House of Gucci – Movie Review


If “The Godfather” and “Succession” had a flamboyant offspring, it would look something like Ridley Scott’s “House of Gucci,” the director’s sweeping yet wildly imbalanced telling of the titular and renowned fashion company’s scandalous history, full of backstabbing, betrayal, avarice, and even murder.

It’s a spicy enough foundation that has enough flamboyance, one in which Lady Gaga turns into an ambitiously tacky character, features an unrecognizable Jared Leto dialing yet another transformative shtick up to eleven, and includes several exaggerated English-spoken-with-an-Italian-accent stretches and twists of random words through cutely fluctuating emphases on every other syllable based on the book by Sara Gay Forden.

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We can see the humor in this campy package that sounds entirely entertaining on a fashion-soaked, star-studded, feast-for-the-eyes canvas. It’s perhaps worth noting that a character refers to Ralph Lauren as “a movie set,” Versace as “a rock concert,” and Gucci as “the Vatican of fashion.” Now, imagine all these distinct appearances on a mishmash runway that’s meant to represent one designer’s voice. “House of Gucci,” a film that would have benefited from a clear silhouette and trimming of its lengthy runtime, is among the many perplexing collections.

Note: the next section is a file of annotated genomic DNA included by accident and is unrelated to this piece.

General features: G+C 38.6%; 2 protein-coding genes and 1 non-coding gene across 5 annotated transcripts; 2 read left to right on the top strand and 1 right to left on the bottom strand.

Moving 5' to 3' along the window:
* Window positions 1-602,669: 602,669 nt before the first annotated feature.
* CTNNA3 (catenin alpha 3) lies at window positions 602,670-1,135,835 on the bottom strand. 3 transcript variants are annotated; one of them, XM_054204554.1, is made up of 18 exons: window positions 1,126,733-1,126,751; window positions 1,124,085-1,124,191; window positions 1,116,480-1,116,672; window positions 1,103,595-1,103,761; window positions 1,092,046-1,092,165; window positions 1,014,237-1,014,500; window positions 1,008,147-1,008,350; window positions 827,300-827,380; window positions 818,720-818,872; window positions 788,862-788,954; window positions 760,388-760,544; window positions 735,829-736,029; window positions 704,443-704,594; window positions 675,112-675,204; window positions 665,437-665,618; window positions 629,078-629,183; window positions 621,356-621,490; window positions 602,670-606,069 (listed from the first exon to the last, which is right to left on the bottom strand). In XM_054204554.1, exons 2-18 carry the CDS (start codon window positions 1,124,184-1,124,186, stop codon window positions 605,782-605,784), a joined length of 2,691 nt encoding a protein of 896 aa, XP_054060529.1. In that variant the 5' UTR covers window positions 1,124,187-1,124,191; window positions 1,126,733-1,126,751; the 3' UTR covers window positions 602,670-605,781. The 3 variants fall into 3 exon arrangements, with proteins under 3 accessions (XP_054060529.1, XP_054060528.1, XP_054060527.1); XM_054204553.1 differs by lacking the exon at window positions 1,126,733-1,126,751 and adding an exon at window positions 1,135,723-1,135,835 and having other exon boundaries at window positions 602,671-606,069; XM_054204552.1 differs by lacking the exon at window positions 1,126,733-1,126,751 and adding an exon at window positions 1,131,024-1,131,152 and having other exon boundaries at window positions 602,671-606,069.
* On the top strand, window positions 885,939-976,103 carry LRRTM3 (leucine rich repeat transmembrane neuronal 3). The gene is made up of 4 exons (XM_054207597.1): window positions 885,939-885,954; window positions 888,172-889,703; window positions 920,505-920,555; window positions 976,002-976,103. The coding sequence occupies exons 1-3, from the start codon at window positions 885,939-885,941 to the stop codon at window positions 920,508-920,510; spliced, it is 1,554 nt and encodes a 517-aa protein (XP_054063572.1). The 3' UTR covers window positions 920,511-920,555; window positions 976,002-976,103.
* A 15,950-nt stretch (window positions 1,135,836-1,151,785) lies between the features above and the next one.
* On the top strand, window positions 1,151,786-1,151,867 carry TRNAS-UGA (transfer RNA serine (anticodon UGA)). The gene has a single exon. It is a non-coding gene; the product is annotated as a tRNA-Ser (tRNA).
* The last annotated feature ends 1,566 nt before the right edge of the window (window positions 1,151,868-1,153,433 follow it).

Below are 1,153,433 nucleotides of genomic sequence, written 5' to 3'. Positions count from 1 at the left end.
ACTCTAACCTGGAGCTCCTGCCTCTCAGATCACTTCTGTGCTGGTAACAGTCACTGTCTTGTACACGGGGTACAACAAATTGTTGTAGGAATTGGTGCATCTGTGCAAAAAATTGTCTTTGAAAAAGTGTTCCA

Nonetheless, despite its soapiness and the presence of a number of stars (including Leto) who embrace the film’s flamboyant tone, Scott’s soapy epic isn’t necessarily a snooze-fest; thanks to some brave performances (such as one insanely go-for-broke sequence), it meets them at that heightened level.

In an uneven performance, Lady Gaga plays Patrizia Reggiani—an outspoken young woman with little money who falls in love with and marries Maurizio Gucci (a severely subdued Adam Driver), the dreamboat scion of the fashion house. When Patrizia is rejected by doddering Maurizio’s conservative and haughty father Rodolfo (Jeremy Irons), she finds a sympathetic companion in Uncle Aldo (Al Pacino). Rodolfo is a calculating sibling, with a business standpoint that differs from his brother’s when it comes to resuscitating Gucci’s struggling image in the ’70s and gaining traction above the brand’s whispered-about financial difficulties.

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Paolo, the son of Aldo and played by Jared Leto, is another character who adds to the drama. Paolo’s outrageous (and extremely entertaining) gaudiness single-handedly earns the aforementioned “rock concert” comparison. Paolo is a useless business wannabe who aspires to be a fashion designer with little taste and even less skill.

The Clan’s hatred for each other festers throughout the film, especially after Patrizia sneakily talks Maurizio out of his legal education ambitions, muscle-walks her way into the family business, and turns her husband against almost every member of the family. Salma Hayek’s innocent psychic Pina guides the increasingly despairing queen bee Patrizia with prophecies about the future, adding to some of the film’s most hysterical moments.